The parties are in voluble disagreement as to how to ascertain whether a secondary use of a wildlife refuge is “compatible” with its primary purpose. FN7 Plaintiffs postulate the existence of an “almost absolute presumption” against secondary uses of wildlife refuges, a phrase derived from the case of Defenders of Wildlife v. Administrator, Environmental Protection Agency, 688 F.Supp. 1334, 1355 (D.Minn.1988), aff'd in relevant part, 882 F.2d 1294, 1299-1301 (8th Cir.1989). They also cite an earlier decision of another judge of this district court in Defenders of Wildlife v. Andrus, No. 78-1210 (D.D.C. July 14 & Aug. 18, 1978) (“ Ruby Lake ”), permanently enjoining the FWS from permitting recreational motorboating at the Ruby Lake National Wildlife Refuge in Nevada. The Ruby Lake court declared that the “burden of proof is necessarily on [the Service] to demonstrate that [recreational] use is incidental to, compatible with, and does not interfere with the primary purpose of the refuge,” and that the RRA “does not permit [FWS] to weigh or balance ... recreational interests against [that] purpose.” Defenders of Wildlife v. Andrus, No. 78-1210, slip op. at 9 (D.D.C. July 14, 1978). FN8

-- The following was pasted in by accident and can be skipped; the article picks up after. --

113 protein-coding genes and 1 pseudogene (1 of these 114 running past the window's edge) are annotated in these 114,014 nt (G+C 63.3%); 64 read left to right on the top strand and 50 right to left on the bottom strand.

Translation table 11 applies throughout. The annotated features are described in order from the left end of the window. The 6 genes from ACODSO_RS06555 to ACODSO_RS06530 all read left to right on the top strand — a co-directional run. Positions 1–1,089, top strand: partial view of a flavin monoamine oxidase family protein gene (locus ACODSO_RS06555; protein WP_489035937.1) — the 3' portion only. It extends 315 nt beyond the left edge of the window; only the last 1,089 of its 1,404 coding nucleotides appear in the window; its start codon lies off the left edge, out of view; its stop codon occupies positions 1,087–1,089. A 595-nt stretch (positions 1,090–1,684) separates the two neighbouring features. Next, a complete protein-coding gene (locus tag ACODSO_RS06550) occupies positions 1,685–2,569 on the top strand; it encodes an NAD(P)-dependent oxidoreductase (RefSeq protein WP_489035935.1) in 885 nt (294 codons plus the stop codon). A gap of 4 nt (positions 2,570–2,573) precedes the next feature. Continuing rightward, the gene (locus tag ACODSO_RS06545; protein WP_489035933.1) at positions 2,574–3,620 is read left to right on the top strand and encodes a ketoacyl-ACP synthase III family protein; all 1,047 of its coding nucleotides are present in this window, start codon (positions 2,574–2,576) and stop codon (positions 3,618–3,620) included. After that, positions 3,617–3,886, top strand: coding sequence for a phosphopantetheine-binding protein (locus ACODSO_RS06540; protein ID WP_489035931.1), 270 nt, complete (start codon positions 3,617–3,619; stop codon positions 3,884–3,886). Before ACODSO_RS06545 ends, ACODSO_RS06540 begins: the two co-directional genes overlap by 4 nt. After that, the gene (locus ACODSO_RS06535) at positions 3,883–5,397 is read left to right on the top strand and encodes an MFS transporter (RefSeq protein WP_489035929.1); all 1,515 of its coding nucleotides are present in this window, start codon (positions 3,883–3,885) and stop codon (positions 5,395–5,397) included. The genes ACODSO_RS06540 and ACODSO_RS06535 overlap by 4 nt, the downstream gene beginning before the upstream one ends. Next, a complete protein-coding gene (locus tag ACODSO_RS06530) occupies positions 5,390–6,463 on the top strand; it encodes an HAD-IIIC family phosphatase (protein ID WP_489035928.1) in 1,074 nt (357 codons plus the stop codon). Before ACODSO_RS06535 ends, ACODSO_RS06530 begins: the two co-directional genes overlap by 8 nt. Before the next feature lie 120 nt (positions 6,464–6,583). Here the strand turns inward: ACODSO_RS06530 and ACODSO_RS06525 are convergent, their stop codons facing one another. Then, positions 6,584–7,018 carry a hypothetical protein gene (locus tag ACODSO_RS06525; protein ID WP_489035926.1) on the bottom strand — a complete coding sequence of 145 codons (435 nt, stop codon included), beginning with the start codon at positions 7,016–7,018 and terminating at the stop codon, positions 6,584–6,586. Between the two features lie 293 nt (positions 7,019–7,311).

FN7. The RRA states that secondary uses of wildlife refuges may be regarded as “compatible” with their primary purposes if they would (1) “not prevent accomplishment of,” (2) are “not inconsistent with,” or (3) “will not interfere with” the primary purpose. 16 U.S.C. § 460k. The term is not otherwise, however, further statutorily defined.
FN8. The Ruby Lake Refuge's “primary purpose” was to serve as a breeding ground and sanctuary for migratory birds, principally waterfowl.
FN9. Plaintiffs actually find nothing about the decision to allow the hunt to be defensible. Not only is the ostensible justification offered for it specious, they contend, but the precautions taken by FWS against injuries to persons or property are inadequate or futile; the disturbance of the bald eagles' tranquility, not to mention their health, a virtual certainty; and the hunt as a means to an end, i.e., a reduction of the deer herd, as cruel as it is inefficient.
Having concluded that the deer population must be reduced, the record shows, the FWS did give thought to alternative means of doing so. Trapping and transportation were rejected as too time-consuming, labor-intensive, and costly, as was chemical sterilization of the deer. The introduction of predators was contraindicated by the proximity of human habitation. FWS was without sufficient personnel at the Refuge to do the job in-house by itself. A well-controlled public hunt was in its judgment, the optimum solution. That it would simultaneously gratify the desire of some local sportsmen for the opportunity to hunt Mason Neck was merely a felicitous by-product.